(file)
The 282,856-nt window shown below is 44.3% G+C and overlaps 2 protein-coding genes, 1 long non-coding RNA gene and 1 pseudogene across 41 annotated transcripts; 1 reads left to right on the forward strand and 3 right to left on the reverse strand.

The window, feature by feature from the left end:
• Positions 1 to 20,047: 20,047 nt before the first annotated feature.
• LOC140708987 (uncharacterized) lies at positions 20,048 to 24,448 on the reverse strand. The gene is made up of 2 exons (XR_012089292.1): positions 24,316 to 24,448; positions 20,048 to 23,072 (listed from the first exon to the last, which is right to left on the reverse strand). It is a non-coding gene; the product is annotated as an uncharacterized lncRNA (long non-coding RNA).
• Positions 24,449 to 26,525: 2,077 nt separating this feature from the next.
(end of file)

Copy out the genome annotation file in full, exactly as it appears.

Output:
The 282,856-nt window shown below is 44.3% G+C and overlaps 2 protein-coding genes, 1 long non-coding RNA gene and 1 pseudogene across 41 annotated transcripts; 1 reads left to right on the forward strand and 3 right to left on the reverse strand.

The window, feature by feature from the left end:
• Positions 1 to 20,047: 20,047 nt before the first annotated feature.
• LOC140708987 (uncharacterized) lies at positions 20,048 to 24,448 on the reverse strand. The gene is made up of 2 exons (XR_012089292.1): positions 24,316 to 24,448; positions 20,048 to 23,072 (listed from the first exon to the last, which is right to left on the reverse strand). It is a non-coding gene; the product is annotated as an uncharacterized lncRNA (long non-coding RNA).
• Positions 24,449 to 26,525: 2,077 nt separating this feature from the next.